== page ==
Food is a way to maintain cherished traditions and connect to ancestors, particularly for marginalized groups. It can also be a method to adapt to a new environment. The American South has a rich Jewish history dating back to the 17th century. Port cities like Charleston, which until about 1820 had the largest Jewish population in the U.S., were home to some of the earliest Jewish Americans.
Southern Jews have built Jewish communities within a specific regional context, sharing spaces and recipes with other Diaspora groups with the advantage of greater mobility. Culinary encounters between Sephardic, West African, French, English, Ashkenazi, and other immigrant cultures have developed for over 300 years. Many Jews ate what was affordable and available, including Southern staples like grits, collards, and red beans and rice. The hard work of enslaved and employed Black women, helping to assimilate diets and homes in many Jewish kitchens, cannot be understated. That proximity of work in the kitchen would have been much closer for families and synagogues that remained strictly kosher than for their Christian neighbors. 1
A lack of delis and Jewish bakeries in the region have placed Jewish food in the home, synagogue, and, increasingly, food festivals. This has made community cookbooks created by Southern Jews with Southern Jews in mind fantastic resources. Within Southern cookbooks, Purim and Mardi Gras recipes mingle together. Among recipes for kugel, matzoh balls, and gefilte fish, you will find recipes for Southern favorites: beignets, grits, icebox pies, fried chicken, king cake, and jambalaya. These foodways continue to develop and thrive, from the Kosher Nashville Hot Chicken Festival to the recent, award-winning book by Michael W. Twitty, Koshersoul: The Faith and Food Journey of an African American Jew.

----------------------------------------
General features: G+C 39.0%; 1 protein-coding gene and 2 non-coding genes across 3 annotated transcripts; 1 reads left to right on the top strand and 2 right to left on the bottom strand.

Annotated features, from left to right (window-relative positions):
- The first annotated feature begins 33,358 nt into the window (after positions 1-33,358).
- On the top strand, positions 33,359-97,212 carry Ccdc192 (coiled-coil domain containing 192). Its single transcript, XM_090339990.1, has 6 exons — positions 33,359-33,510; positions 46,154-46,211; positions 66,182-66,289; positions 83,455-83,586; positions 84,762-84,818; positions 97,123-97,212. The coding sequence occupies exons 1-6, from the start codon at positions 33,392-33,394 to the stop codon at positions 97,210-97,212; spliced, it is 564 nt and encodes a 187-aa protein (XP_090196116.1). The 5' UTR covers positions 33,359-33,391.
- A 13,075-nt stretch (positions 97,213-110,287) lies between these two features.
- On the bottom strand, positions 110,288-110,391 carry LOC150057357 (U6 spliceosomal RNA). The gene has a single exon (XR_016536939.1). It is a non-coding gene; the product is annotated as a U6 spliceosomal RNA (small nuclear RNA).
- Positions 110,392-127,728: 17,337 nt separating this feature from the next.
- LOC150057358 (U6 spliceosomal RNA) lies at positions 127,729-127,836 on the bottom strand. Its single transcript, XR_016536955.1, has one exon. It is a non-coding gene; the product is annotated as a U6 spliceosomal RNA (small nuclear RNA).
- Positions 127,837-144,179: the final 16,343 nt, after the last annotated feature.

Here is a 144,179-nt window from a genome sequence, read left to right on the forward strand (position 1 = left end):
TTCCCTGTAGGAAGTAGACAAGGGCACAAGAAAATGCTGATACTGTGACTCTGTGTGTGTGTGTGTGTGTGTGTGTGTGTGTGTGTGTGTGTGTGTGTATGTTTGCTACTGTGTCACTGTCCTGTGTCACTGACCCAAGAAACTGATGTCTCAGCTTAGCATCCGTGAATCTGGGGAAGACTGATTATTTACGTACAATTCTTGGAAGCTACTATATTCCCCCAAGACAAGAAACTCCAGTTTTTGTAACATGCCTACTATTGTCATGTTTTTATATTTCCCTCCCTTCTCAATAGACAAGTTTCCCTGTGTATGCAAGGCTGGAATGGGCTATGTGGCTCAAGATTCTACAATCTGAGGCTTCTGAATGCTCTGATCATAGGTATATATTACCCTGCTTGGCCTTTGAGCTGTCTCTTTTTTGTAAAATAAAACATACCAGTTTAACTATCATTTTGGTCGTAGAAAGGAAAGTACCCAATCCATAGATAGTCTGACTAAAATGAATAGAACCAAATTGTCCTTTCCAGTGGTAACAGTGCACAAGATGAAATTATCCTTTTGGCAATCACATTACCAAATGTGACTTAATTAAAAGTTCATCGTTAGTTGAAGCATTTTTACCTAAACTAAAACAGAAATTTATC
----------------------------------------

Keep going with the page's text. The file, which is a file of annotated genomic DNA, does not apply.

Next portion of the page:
“What does Southern Jewish food taste like? The best answer I can give is, it takes like we’re going to be okay… [Southern Jewish foods] bring me back to a centered place for myself where I can reconnect to my family, to the people who raised me up.” -Dr. Marcie Cohen Ferris 2
A glimpse into Sephardic cooking and history in the South, The Sephardic Cooks [above] was compiled in 1982 by the Sisterhood of Congregation Or VeShalom (OVS) in Atlanta. OVS was founded in 1914 by refugees from Turkey and the Isle of Rhodes. Members hoped the book would preserve their Sephardic heritage for future generations and encourage the preparation of the recipes that were passed down. The book was so successful that new editions continue to be published. The Sisterhood also continues the generations-long tradition of making burekas by hand each week while speaking Ladino together to build community, sustain traditions, and raise funds for the synagogue.3